Tank Biathlon, Typhoon, and the Vicissitudes of DIY Procurement

India’s first indigenous nuclear submarine, the Arihant, launched in 2009, has brought its reactor online and is to start sea trials. It may seem a long time to wait, but such is the way of India’s defence programs. Arihant itself is likely to be a stepping stone to more advanced designs. It is designed with strategic functions in mind, with twelve intermediate range ballistic missile tubes. The K4 SLBM is slated for testing. While they wait, India is reportedly negotiating to lease a second Russian Akula II class attack submarine.


Meanwhile, more delays are likely to hit Vikrant, India’s first indigenously-built aircraft carrier. With an estimated in-service date already pushed back by four years to 2018, navy sources now say that it will not have completed sea trials until 2020. While it is planned to launch August 12th, Vikrant as yet has none of its propulsion systems installed, and piping will be laid while the carrier is tied alongside.



These delays are partially attributed to the difficulty of procuring needed parts from abroad and the five-year delay and vast cost overruns experienced with the Vikramaditya, the rebuilt Russian carrier formerly named Admiral Gorshkov. India plans to build up to two more carriers of a larger design. All future Indian carriers will carry the MiG-29K Fulcrum, and notionally a naval variant of the HAL Tejas. The latter is a small, locally-developed fighter, which took over two decades to achieve operational capability.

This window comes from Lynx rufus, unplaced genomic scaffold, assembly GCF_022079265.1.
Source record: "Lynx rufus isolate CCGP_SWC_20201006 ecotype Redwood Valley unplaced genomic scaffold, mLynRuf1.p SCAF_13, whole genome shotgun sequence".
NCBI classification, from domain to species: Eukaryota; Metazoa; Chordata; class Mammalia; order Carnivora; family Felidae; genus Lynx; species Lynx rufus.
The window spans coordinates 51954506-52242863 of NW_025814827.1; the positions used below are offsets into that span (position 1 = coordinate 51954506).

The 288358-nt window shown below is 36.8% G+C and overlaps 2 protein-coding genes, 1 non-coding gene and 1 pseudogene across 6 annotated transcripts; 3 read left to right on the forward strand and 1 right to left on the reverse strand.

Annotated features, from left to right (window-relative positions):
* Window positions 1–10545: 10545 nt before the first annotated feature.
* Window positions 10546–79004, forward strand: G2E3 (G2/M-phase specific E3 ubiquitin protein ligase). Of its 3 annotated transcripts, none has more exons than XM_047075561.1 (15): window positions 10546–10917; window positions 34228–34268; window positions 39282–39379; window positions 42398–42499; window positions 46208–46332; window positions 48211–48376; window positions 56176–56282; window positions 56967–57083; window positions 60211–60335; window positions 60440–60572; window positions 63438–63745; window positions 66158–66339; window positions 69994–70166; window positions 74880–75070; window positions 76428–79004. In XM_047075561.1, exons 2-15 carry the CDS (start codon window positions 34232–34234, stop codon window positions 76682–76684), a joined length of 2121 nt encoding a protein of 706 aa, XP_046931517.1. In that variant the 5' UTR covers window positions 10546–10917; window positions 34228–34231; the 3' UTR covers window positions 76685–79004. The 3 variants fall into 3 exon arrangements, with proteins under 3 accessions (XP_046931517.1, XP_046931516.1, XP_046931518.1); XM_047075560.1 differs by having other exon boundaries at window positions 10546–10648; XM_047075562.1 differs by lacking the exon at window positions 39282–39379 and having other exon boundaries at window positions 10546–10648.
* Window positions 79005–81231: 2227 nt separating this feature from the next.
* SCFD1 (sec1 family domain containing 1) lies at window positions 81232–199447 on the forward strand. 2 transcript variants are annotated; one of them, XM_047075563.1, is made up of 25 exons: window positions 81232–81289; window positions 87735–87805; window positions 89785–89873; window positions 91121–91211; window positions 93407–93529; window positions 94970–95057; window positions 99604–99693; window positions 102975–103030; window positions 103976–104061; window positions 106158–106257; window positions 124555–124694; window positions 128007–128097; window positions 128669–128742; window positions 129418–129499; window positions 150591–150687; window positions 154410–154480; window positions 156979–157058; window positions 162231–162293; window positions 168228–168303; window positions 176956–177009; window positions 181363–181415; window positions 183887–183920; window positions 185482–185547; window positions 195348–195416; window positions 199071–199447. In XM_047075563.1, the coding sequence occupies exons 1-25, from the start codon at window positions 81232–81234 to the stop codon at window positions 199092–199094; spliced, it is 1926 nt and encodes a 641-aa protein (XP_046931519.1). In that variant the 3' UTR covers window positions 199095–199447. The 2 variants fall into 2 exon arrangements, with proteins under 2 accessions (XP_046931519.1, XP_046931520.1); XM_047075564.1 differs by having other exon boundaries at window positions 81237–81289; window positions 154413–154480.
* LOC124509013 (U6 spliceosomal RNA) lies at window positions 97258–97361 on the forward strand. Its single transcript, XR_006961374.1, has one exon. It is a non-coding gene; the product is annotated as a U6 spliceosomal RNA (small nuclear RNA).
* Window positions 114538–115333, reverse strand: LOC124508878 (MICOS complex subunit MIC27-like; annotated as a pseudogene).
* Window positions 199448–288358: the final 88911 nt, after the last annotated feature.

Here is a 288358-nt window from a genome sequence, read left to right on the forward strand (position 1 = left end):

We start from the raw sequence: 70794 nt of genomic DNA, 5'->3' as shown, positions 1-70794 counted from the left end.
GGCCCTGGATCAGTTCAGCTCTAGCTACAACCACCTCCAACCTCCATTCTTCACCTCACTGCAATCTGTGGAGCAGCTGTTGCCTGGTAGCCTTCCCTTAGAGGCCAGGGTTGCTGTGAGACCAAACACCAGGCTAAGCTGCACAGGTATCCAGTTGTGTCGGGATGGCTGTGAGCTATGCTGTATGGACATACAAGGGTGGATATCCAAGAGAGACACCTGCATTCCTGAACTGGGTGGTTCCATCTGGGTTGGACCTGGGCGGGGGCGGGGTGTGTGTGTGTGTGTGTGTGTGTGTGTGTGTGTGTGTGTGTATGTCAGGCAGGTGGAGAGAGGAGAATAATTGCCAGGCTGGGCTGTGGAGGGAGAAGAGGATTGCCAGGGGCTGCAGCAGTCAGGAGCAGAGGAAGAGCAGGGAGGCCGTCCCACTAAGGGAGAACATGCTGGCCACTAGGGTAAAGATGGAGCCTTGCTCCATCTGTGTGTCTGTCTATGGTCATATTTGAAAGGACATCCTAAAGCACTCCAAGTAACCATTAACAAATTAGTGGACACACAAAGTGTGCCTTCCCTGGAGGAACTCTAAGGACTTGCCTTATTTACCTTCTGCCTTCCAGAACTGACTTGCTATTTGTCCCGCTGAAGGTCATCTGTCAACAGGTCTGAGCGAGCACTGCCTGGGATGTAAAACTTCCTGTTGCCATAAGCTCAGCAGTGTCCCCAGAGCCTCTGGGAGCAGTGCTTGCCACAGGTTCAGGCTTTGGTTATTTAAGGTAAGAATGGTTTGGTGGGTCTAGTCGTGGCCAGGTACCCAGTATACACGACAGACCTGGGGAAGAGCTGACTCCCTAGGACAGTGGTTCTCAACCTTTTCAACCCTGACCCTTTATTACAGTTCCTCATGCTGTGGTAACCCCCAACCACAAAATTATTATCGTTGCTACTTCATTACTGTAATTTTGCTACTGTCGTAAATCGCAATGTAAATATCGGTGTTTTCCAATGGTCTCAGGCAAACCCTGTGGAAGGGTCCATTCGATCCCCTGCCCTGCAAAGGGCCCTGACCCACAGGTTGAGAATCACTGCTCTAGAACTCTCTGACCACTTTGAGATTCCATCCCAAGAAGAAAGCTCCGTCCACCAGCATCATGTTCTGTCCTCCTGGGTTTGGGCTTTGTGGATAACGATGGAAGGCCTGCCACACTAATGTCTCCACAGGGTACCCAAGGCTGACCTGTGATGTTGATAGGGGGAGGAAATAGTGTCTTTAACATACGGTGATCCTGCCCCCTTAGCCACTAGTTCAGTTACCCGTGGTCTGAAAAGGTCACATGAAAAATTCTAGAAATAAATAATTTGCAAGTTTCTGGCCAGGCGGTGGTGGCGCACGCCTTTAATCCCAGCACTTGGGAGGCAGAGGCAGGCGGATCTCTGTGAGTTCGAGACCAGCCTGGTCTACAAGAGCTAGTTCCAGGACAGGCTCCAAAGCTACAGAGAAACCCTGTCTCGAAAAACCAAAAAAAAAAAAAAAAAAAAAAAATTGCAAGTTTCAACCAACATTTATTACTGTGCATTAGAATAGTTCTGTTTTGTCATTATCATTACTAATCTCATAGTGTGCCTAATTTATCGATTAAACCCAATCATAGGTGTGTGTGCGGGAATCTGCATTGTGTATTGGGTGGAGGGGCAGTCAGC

There are a number of fighter competitions coming up in the Persian Gulf. Bahrain has expressed an early preference for the Eurofighter, citing the advantages of standardising with Saudi Arabia, which is in the process of taking delivery. As further competitions develop in Kuwait, the UAE and Qatar, it will be interesting to see whether that idea gains ground. If so, it would be a major boon to a beleaguered program. Negotiations are in progress for a 60-aircraft order for the UAE, while Saudi Arabia, the ultimate splurger of the region, may buy between 48 and 72 additional aircraft.


Russia has invented a new “sporting event”- the tank biathlon– and has got agreements from the United States, Germany, Italy and a few eastern states to send teams. While not substantively different than other standing tank competition, the East-West dynamic does add an element of interest. Oddly, the announced purpose of the games is to showcase the quality of Russian equipment against its Western equivalents, and yet the Russians are to limit themselves to Cold War vintage T-72s.

Meanwhile, Russia is set to take delivery of its first T-50 stealth fighter, which will start military flight testing before the end of the year, with operational status anticipated in 2016.


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